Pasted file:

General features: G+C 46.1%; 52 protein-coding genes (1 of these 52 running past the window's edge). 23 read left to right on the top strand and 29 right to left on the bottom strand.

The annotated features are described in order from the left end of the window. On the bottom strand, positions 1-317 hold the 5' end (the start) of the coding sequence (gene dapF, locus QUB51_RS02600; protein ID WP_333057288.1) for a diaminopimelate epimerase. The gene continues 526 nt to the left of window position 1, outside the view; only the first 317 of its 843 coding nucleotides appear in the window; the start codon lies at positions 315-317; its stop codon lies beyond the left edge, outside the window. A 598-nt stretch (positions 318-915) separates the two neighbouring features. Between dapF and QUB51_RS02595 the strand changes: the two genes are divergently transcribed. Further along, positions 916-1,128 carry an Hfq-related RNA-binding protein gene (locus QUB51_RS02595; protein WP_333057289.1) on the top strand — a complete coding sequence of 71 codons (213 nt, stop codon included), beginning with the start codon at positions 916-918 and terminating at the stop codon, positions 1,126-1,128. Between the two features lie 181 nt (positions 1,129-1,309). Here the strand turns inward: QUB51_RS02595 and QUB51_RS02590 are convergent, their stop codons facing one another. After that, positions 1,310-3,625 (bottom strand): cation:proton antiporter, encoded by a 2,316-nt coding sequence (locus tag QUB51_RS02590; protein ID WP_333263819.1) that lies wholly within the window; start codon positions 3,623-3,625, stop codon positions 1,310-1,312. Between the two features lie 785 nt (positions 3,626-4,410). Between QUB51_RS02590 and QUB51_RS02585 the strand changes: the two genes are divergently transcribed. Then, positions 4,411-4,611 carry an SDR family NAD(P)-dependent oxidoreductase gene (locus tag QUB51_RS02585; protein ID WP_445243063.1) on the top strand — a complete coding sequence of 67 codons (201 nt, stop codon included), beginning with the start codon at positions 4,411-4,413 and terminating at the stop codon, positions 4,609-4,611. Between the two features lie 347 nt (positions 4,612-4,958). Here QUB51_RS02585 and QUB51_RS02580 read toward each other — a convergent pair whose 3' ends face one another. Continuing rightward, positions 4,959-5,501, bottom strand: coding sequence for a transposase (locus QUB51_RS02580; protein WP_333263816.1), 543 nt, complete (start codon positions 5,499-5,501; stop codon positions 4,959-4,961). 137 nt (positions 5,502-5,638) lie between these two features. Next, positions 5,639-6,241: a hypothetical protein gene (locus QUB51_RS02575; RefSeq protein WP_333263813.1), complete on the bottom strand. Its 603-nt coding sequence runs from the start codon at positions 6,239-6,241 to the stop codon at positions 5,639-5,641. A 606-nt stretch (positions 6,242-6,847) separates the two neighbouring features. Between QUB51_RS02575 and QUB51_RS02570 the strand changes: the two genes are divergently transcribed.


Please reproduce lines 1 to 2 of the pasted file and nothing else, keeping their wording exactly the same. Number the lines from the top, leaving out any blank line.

General features: G+C 46.1%; 52 protein-coding genes (1 of these 52 running past the window's edge). 23 read left to right on the top strand and 29 right to left on the bottom strand.

The annotated features are described in order from the left end of the window. On the bottom strand, positions 1-317 hold the 5' end (the start) of the coding sequence (gene dapF, locus QUB51_RS02600; protein ID WP_333057288.1) for a diaminopimelate epimerase. The gene continues 526 nt to the left of window position 1, outside the view; only the first 317 of its 843 coding nucleotides appear in the window; the start codon lies at positions 315-317; its stop codon lies beyond the left edge, outside the window. A 598-nt stretch (positions 318-915) separates the two neighbouring features. Between dapF and QUB51_RS02595 the strand changes: the two genes are divergently transcribed. Further along, positions 916-1,128 carry an Hfq-related RNA-binding protein gene (locus QUB51_RS02595; protein WP_333057289.1) on the top strand — a complete coding sequence of 71 codons (213 nt, stop codon included), beginning with the start codon at positions 916-918 and terminating at the stop codon, positions 1,126-1,128. Between the two features lie 181 nt (positions 1,129-1,309). Here the strand turns inward: QUB51_RS02595 and QUB51_RS02590 are convergent, their stop codons facing one another. After that, positions 1,310-3,625 (bottom strand): cation:proton antiporter, encoded by a 2,316-nt coding sequence (locus tag QUB51_RS02590; protein ID WP_333263819.1) that lies wholly within the window; start codon positions 3,623-3,625, stop codon positions 1,310-1,312. Between the two features lie 785 nt (positions 3,626-4,410). Between QUB51_RS02590 and QUB51_RS02585 the strand changes: the two genes are divergently transcribed. Then, positions 4,411-4,611 carry an SDR family NAD(P)-dependent oxidoreductase gene (locus tag QUB51_RS02585; protein ID WP_445243063.1) on the top strand — a complete coding sequence of 67 codons (201 nt, stop codon included), beginning with the start codon at positions 4,411-4,413 and terminating at the stop codon, positions 4,609-4,611. Between the two features lie 347 nt (positions 4,612-4,958). Here QUB51_RS02585 and QUB51_RS02580 read toward each other — a convergent pair whose 3' ends face one another. Continuing rightward, positions 4,959-5,501, bottom strand: coding sequence for a transposase (locus QUB51_RS02580; protein WP_333263816.1), 543 nt, complete (start codon positions 5,499-5,501; stop codon positions 4,959-4,961). 137 nt (positions 5,502-5,638) lie between these two features. Next, positions 5,639-6,241: a hypothetical protein gene (locus QUB51_RS02575; RefSeq protein WP_333263813.1), complete on the bottom strand. Its 603-nt coding sequence runs from the start codon at positions 6,239-6,241 to the stop codon at positions 5,639-5,641. A 606-nt stretch (positions 6,242-6,847) separates the two neighbouring features. Between QUB51_RS02575 and QUB51_RS02570 the strand changes: the two genes are divergently transcribed.